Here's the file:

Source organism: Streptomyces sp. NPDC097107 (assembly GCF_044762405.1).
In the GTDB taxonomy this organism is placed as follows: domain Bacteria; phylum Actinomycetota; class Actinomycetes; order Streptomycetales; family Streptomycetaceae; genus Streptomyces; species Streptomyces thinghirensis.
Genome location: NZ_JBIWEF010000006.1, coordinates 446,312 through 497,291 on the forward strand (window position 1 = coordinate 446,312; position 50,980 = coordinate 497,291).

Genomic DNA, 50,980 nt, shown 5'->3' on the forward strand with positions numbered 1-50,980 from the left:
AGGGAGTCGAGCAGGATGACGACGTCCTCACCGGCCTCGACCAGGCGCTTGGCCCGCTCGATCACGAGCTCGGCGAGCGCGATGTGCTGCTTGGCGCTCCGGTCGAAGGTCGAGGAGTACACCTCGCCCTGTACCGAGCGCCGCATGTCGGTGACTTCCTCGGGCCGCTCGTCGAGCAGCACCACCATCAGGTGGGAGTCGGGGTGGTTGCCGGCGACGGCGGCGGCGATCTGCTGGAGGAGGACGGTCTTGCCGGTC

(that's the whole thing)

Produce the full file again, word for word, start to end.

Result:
Source organism: Streptomyces sp. NPDC097107 (assembly GCF_044762405.1).
In the GTDB taxonomy this organism is placed as follows: domain Bacteria; phylum Actinomycetota; class Actinomycetes; order Streptomycetales; family Streptomycetaceae; genus Streptomyces; species Streptomyces thinghirensis.
Genome location: NZ_JBIWEF010000006.1, coordinates 446,312 through 497,291 on the forward strand (window position 1 = coordinate 446,312; position 50,980 = coordinate 497,291).

Genomic DNA, 50,980 nt, shown 5'->3' on the forward strand with positions numbered 1-50,980 from the left:
AGGGAGTCGAGCAGGATGACGACGTCCTCACCGGCCTCGACCAGGCGCTTGGCCCGCTCGATCACGAGCTCGGCGAGCGCGATGTGCTGCTTGGCGCTCCGGTCGAAGGTCGAGGAGTACACCTCGCCCTGTACCGAGCGCCGCATGTCGGTGACTTCCTCGGGCCGCTCGTCGAGCAGCACCACCATCAGGTGGGAGTCGGGGTGGTTGCCGGCGACGGCGGCGGCGATCTGCTGGAGGAGGACGGTCTTGCCGGTC